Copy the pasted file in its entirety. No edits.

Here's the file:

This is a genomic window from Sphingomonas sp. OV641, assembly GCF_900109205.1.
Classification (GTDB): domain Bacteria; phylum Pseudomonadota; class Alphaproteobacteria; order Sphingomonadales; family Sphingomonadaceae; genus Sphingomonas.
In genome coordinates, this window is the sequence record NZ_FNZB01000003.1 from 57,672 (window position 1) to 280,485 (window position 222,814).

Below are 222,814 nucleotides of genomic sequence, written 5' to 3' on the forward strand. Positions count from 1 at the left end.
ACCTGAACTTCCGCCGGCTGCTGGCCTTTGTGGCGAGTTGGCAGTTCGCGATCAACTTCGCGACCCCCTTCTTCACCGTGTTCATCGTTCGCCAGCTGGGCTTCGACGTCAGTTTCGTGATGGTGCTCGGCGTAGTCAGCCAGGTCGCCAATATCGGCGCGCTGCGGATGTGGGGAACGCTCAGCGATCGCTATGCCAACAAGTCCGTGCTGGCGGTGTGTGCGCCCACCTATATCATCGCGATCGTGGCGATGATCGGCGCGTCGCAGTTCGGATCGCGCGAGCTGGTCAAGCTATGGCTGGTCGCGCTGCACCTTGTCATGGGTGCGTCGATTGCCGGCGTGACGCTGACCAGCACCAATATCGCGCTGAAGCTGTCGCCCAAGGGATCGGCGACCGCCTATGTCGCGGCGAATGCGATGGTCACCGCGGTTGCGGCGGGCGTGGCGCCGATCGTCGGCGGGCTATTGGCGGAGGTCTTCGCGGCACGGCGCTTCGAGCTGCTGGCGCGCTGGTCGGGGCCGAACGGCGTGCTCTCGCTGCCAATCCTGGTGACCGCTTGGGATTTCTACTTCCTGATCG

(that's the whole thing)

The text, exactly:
This is a genomic window from Sphingomonas sp. OV641, assembly GCF_900109205.1.
Classification (GTDB): domain Bacteria; phylum Pseudomonadota; class Alphaproteobacteria; order Sphingomonadales; family Sphingomonadaceae; genus Sphingomonas.
In genome coordinates, this window is the sequence record NZ_FNZB01000003.1 from 57,672 (window position 1) to 280,485 (window position 222,814).

Below are 222,814 nucleotides of genomic sequence, written 5' to 3' on the forward strand. Positions count from 1 at the left end.
ACCTGAACTTCCGCCGGCTGCTGGCCTTTGTGGCGAGTTGGCAGTTCGCGATCAACTTCGCGACCCCCTTCTTCACCGTGTTCATCGTTCGCCAGCTGGGCTTCGACGTCAGTTTCGTGATGGTGCTCGGCGTAGTCAGCCAGGTCGCCAATATCGGCGCGCTGCGGATGTGGGGAACGCTCAGCGATCGCTATGCCAACAAGTCCGTGCTGGCGGTGTGTGCGCCCACCTATATCATCGCGATCGTGGCGATGATCGGCGCGTCGCAGTTCGGATCGCGCGAGCTGGTCAAGCTATGGCTGGTCGCGCTGCACCTTGTCATGGGTGCGTCGATTGCCGGCGTGACGCTGACCAGCACCAATATCGCGCTGAAGCTGTCGCCCAAGGGATCGGCGACCGCCTATGTCGCGGCGAATGCGATGGTCACCGCGGTTGCGGCGGGCGTGGCGCCGATCGTCGGCGGGCTATTGGCGGAGGTCTTCGCGGCACGGCGCTTCGAGCTGCTGGCGCGCTGGTCGGGGCCGAACGGCGTGCTCTCGCTGCCAATCCTGGTGACCGCTTGGGATTTCTACTTCCTGATCG